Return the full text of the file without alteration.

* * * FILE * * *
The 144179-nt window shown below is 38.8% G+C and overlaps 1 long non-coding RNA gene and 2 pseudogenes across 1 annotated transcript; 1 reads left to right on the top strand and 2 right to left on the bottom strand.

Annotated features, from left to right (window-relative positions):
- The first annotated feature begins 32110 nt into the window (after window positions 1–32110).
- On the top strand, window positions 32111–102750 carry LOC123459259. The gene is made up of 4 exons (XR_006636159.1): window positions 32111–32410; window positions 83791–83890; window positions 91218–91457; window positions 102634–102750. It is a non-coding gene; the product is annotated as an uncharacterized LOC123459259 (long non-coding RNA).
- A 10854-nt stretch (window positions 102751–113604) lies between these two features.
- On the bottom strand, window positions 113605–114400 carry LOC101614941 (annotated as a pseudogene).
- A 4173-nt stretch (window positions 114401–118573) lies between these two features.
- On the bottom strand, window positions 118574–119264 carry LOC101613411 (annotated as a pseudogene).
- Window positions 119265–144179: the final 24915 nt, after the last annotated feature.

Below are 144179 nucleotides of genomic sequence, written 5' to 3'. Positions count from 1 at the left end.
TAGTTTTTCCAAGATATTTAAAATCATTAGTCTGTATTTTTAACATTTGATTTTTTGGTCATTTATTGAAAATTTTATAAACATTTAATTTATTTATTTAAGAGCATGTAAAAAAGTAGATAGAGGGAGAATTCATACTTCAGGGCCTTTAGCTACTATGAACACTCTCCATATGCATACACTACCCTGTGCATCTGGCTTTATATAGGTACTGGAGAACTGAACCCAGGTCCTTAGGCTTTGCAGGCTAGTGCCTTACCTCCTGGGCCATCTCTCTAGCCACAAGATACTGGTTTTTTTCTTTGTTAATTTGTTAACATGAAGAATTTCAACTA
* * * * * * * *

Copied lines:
The 144179-nt window shown below is 38.8% G+C and overlaps 1 long non-coding RNA gene and 2 pseudogenes across 1 annotated transcript; 1 reads left to right on the top strand and 2 right to left on the bottom strand.

Annotated features, from left to right (window-relative positions):
- The first annotated feature begins 32110 nt into the window (after window positions 1–32110).
- On the top strand, window positions 32111–102750 carry LOC123459259. The gene is made up of 4 exons (XR_006636159.1): window positions 32111–32410; window positions 83791–83890; window positions 91218–91457; window positions 102634–102750. It is a non-coding gene; the product is annotated as an uncharacterized LOC123459259 (long non-coding RNA).
- A 10854-nt stretch (window positions 102751–113604) lies between these two features.
- On the bottom strand, window positions 113605–114400 carry LOC101614941 (annotated as a pseudogene).
- A 4173-nt stretch (window positions 114401–118573) lies between these two features.
- On the bottom strand, window positions 118574–119264 carry LOC101613411 (annotated as a pseudogene).
- Window positions 119265–144179: the final 24915 nt, after the last annotated feature.

Below are 144179 nucleotides of genomic sequence, written 5' to 3'. Positions count from 1 at the left end.
TAGTTTTTCCAAGATATTTAAAATCATTAGTCTGTATTTTTAACATTTGATTTTTTGGTCATTTATTGAAAATTTTATAAACATTTAATTTATTTATTTAAGAGCATGTAAAAAAGTAGATAGAGGGAGAATTCATACTTCAGGGCCTTTAGCTACTATGAACACTCTCCATATGCATACACTACCCTGTGCATCTGGCTTTATATAGGTACTGGAGAACTGAACCCAGGTCCTTAGGCTTTGCAGGCTAGTGCCTTACCTCCTGGGCCATCTCTCTAGCCACAAGATACTGGTTTTTTTCTTTGTTAATTTGTTAACATGAAGAATTTCAACTA